You know, I noticed something, Friday night I was ordering something from Amazon Prime and I've never noticed this before. If you notice in the logo for Amazon, there's a curve underneath the name Amazon. It's a smile and the left hand part of that smile is under the letter A of Amazon and it goes all the way over to Z, the other end of the smile. And the message in that subtle, it's saying, "We have everything from A to Z you need to make you smile, to make you happy. One click away from true happiness in life". That's just part of the culture of our age. And that culture leads to dissatisfaction. Here is what you need and since you don't have it, this is why you're miserable. Dissatisfaction.
By the way my wife Amy was pointing out how much social media fuels that dissatisfaction. People clicking about their luxurious vacation or their clothes and their house and all of this and other people look at it and they say, "Boy, if only I had that house, if only I drove that car, if only I wore those clothes, if only I had that person as my life partner, I could truly be happy. Why hasn't God given me those things? God has shortchanged me". You know, somebody once said, "All sin is contempt for God". And at the root of covetousness is a hatred, a contempt for God. God hasn't given me what I really need. How does that make God feel when we accuse him explicitly or implicitly with short-changing us?
Just imagine for a moment, your kids are off at school one day, your young kids and there's a knock at your door and you open the door and a stranger standing there and he introduces himself as a worker from Child Protective Services. He said, "We're here to investigate a complaint". "You say a complaint"? "Yes, a complaint from your children. They say they don't have anything to eat". So you take them in, you're just surprised and you show them a pantry filled with food. "Well, your kids say they don't have anything to wear, no clothes," and so you go and show them their closet filled with clothes. "They say they're freezing to death in the house, there's no warmth in the house".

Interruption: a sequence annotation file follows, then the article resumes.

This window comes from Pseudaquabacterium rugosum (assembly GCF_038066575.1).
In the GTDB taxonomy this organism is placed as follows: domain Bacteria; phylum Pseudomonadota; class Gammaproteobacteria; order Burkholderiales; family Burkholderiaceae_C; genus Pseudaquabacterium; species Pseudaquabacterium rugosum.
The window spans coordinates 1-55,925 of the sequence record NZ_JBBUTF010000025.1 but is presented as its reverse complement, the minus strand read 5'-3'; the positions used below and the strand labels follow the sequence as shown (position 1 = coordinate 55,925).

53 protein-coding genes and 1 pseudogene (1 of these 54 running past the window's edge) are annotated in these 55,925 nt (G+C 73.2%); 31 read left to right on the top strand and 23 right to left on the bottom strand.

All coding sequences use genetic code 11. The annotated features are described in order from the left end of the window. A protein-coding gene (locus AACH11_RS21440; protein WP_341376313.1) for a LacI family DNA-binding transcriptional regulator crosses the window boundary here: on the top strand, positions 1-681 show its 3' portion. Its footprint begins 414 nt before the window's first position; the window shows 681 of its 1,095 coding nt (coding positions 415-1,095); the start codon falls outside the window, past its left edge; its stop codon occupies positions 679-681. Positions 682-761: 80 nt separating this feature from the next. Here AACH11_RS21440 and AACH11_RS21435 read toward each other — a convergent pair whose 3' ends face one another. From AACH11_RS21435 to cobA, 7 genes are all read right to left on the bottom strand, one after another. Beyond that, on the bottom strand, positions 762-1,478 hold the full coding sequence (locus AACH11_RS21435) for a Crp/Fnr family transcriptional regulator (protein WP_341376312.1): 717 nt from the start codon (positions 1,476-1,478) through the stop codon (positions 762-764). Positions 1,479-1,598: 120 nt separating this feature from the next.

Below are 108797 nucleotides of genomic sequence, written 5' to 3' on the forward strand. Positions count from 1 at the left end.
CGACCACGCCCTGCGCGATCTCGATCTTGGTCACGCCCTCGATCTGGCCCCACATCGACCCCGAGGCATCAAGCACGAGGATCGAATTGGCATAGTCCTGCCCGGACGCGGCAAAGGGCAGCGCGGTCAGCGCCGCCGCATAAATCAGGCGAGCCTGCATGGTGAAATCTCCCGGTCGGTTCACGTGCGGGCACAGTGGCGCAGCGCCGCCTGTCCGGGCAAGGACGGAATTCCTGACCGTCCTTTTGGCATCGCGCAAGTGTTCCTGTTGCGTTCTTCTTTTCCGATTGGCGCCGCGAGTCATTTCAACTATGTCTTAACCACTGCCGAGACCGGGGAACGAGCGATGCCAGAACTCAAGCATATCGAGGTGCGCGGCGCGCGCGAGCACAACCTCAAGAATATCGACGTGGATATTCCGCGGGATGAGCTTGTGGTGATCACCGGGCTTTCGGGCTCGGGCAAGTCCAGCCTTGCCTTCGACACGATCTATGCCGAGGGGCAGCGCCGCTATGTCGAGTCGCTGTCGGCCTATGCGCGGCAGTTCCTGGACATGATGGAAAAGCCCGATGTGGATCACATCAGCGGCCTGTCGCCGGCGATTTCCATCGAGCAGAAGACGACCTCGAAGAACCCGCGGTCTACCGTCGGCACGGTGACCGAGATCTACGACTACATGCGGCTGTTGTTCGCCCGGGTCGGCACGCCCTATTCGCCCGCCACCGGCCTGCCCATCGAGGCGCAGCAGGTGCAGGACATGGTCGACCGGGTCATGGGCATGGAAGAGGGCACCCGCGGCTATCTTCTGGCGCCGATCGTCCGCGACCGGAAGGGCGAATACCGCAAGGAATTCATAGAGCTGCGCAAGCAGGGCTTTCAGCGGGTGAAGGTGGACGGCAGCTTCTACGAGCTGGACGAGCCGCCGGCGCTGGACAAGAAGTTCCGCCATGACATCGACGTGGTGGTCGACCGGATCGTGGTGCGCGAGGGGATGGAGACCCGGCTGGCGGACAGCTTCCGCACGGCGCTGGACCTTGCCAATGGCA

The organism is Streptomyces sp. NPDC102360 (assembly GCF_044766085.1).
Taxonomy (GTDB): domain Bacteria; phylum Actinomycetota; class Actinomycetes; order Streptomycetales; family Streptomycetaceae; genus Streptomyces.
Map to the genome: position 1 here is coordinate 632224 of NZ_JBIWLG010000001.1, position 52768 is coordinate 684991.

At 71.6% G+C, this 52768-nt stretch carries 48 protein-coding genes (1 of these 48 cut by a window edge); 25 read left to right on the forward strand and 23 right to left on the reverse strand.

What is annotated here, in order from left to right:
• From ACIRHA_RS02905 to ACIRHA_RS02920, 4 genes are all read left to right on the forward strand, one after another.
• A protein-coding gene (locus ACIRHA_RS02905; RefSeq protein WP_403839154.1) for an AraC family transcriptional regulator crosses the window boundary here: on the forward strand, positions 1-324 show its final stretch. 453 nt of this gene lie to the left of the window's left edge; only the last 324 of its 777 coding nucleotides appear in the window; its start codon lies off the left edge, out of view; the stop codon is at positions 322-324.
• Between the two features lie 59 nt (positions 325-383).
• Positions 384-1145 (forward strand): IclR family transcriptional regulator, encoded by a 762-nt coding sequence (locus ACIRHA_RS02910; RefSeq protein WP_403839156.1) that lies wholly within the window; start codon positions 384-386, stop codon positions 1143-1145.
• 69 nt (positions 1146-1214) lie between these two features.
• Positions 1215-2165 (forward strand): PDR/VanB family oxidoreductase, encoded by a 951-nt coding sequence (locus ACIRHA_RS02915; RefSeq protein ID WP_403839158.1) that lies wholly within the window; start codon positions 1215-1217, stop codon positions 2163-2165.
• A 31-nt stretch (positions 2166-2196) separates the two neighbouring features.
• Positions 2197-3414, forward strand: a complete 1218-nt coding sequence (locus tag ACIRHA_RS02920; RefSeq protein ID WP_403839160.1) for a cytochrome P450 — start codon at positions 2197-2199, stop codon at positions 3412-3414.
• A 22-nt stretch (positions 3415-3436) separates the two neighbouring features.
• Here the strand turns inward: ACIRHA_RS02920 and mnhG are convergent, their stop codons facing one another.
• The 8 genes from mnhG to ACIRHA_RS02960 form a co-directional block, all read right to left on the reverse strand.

You show the worker the thermostat that's at 72 degrees. How do you feel towards your child? The same way God feels toward us. When we accuse him of not giving us what we really need in life. In 1 Timothy 6:8, Paul says, "If we have food and covering, with these things, we should be content". Do you remember the old Aesop fable about the couple that had the goose that laid a golden egg every day and they were thrilled with that for a while, but then they thought, "You know, this is going too slow. We wanna accumulate wealth faster so we'll just kill the goose, open it up and take the gold from its inside". So they killed their goose, they opened it up and there was nothing there. They had killed the goose that laid the golden eggs.
And Aesop gave this moral of the story. He said, "Much wants more and loses all". That's the danger of covetousness and that's why Solomon in Proverbs chapter 30 verses 7 to 9 said, what should be the prayer of every Christian. "Give me neither poverty nor riches". Proverbs 30 verse 8, "Give me poverty nor riches: just feed me with the food that is my portion". In other words, just give me enough Lord, don't make me rich, don't make me poor, give me what I need every day. Why? "If I have too much, I might get full and deny You saying, 'Who is the Lord'? But if I have too little, I may be in want and steal and profane the name of my God'".
Culture leads to dissatisfaction the opposite of contentment. And dissatisfaction can lead to the third catalyst for covetousness and that is, idolatry. You may think, "I'm never guilty of idolatry". Idolatry is something is simply loving something or someone more than we love God. Is there anything in your life you are pursuing more than you're pursuing your relationship with God? By the way, an idol isn't only something that you may have already. Many times an idol can be something you don't yet have. You think in your mind, "If only I had that position, if only I had that position, if only I had a relationship with that person, I could be truly fulfilled".
And so we make an idol in our mind of what is it other than God that could bring us real satisfaction. What is the cure for covetousness? We all have a spark of it inside of us. What quenches covetousness? One word, contentment. Contentment is the cure for covetousness. What is contentment? That word contentment literally means containment. It's a person who is self-contained. That is, he doesn't look to external things for his satisfaction in life. He doesn't tie his joy to the square footage of his house, the model of automobile he drives, the outcome of Friday's game, the Dow Jones Industrial Average, no, it's internally that he finds happiness and joy and for a Christian that is his relationship with Jesus Christ.